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[ EEPI-Discuss ] Artists angry over Sony's DRM fiasco

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Date:    Tue, 29 Nov 2005 23:15:45 EST
From:    Monty Solomon 
Subject: Sony's Escalating "Spyware" Fiasco
To:      undisclosed-recipient:
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NOVEMBER 22, 2005

News Analysis
By Lorraine Woellert

Sony's Escalating "Spyware" Fiasco
Along with lawyers, prosecutors, and furious fans, artists are 
joining the backlash against the label for slipping a hidden, 
anti-theft program into users' computers

Van Zant's Get Right with the Man CD was released in May, but six 
months later it still was doing better-than-respectable business on 
Amazon.com (AMZN ). The album ranked No. 887 on the online retailer's 
list of music sales on Nov. 2. Then news of the CD's aggressive 
content safeguards -- a sub-rosa software program incorporated 
courtesy of Sony BMG -- exploded on the Internet.

To prevent audiophiles from making multiple copies of the CDs, Sony 
(SNE) had programmed the Van Zant disk, and dozens of others, with a 
hidden code called a "rootkit" that secretly installs itself on hard 
drives when the CDs are loaded onto listeners' PCs. Soon enough, 
hackers began designing viruses to take malicious advantage of the 
hidden program, and a Sony boycott had begun (see BW Online, 
11/17/05, "Sony's Copyright Overreach").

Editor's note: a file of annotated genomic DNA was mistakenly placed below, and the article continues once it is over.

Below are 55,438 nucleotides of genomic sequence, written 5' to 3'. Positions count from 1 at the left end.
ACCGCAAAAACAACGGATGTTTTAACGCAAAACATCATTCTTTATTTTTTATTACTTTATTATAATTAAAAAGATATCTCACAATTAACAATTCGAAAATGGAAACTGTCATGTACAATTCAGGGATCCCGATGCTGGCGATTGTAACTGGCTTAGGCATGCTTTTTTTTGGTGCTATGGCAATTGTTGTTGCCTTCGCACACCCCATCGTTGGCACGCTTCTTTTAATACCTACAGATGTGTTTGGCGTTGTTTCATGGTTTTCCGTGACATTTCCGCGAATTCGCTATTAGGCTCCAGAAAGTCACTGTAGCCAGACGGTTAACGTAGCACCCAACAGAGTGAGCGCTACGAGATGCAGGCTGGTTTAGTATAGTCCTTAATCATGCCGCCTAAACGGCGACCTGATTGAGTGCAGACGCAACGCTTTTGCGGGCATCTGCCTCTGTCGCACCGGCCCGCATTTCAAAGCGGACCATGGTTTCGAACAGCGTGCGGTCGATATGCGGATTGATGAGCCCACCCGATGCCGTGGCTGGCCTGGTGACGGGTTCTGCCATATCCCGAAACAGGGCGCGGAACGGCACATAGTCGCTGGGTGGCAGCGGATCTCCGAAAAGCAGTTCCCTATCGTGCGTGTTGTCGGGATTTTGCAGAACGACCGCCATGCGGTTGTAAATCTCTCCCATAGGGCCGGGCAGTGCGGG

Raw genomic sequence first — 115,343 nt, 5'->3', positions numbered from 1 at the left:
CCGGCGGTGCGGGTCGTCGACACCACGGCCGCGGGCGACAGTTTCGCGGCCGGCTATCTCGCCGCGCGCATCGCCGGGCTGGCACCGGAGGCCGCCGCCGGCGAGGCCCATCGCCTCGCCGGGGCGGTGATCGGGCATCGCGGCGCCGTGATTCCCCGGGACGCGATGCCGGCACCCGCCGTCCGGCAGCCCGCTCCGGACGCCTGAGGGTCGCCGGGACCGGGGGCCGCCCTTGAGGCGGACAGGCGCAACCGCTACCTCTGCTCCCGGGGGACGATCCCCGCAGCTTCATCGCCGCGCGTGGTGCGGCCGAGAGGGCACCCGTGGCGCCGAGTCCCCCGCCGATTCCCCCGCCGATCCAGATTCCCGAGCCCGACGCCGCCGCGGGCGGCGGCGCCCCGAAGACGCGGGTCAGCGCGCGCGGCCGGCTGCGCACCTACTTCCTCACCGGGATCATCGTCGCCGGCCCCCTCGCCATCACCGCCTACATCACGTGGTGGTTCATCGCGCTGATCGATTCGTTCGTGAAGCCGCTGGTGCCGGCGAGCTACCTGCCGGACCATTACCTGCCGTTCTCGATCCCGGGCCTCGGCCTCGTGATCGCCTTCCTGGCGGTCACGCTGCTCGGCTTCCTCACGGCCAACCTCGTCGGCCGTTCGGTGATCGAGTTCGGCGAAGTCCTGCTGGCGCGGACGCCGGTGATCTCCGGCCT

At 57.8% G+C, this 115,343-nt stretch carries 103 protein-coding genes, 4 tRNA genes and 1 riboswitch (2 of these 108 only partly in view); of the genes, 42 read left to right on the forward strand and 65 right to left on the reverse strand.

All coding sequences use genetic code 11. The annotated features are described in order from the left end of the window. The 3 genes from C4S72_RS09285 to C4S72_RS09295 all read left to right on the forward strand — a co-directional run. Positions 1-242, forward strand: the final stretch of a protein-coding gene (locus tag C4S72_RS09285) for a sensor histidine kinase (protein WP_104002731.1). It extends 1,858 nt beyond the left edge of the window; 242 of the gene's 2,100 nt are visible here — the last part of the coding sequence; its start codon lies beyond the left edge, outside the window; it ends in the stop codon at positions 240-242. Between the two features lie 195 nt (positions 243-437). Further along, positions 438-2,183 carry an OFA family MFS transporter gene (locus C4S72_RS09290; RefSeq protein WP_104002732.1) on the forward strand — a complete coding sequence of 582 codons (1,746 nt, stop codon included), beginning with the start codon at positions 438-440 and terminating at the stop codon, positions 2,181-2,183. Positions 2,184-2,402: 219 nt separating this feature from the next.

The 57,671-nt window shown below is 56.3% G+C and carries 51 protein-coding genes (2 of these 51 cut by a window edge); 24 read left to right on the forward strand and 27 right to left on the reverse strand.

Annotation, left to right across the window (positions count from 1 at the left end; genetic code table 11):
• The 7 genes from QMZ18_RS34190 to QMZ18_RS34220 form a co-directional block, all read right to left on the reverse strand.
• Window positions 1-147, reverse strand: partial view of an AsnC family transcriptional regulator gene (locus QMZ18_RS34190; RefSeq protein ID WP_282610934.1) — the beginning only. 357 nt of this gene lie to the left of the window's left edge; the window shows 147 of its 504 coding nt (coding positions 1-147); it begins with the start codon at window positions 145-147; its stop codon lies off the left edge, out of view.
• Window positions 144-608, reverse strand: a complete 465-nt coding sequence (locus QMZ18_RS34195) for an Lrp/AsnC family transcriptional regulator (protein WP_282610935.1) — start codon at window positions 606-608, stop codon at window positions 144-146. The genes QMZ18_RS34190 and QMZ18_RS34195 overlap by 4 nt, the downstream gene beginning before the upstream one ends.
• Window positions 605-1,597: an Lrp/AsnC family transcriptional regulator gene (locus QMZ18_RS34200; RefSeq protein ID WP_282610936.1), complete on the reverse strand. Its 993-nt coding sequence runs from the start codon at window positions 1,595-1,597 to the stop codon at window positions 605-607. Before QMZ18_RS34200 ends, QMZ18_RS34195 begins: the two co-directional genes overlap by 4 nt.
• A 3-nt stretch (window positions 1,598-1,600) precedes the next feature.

GROWING OUTRAGE.  Overnight, Get Right with the Man dropped to No. 
1,392 on Amazon's music rankings. By Nov. 22 -- after the news made 
headlines and Sony was deep into damage control, pulling some 4.7 
million copy-protected disks from the market -- Get Right with the 
Man was even further from Amazon's Top 40, plummeting to No. 25,802.

The wrath of fans killed Sony's CD copy controls, with the company 
pulling 52 titles off retail shelves, beginning the week of Nov. 14. 
But the wrath of bands could be far worse for the company -- and for 
efforts to protect content in general.

Singers and songwriters are increasingly expressing frustration at 
devices used by record companies to protect digital content from 
widespread theft that results when CDs are copied repeatedly or 
popular tracks are given away on peer-to-peer (P2P) networks, such as 
LimeWire and BitTorrent. Sony's misstep has been bad for the company 
-- and its effects could spread much further, should the consumer 
outcry gain traction with the recording artists who need to keep 
their fans happy if they want to sell records.


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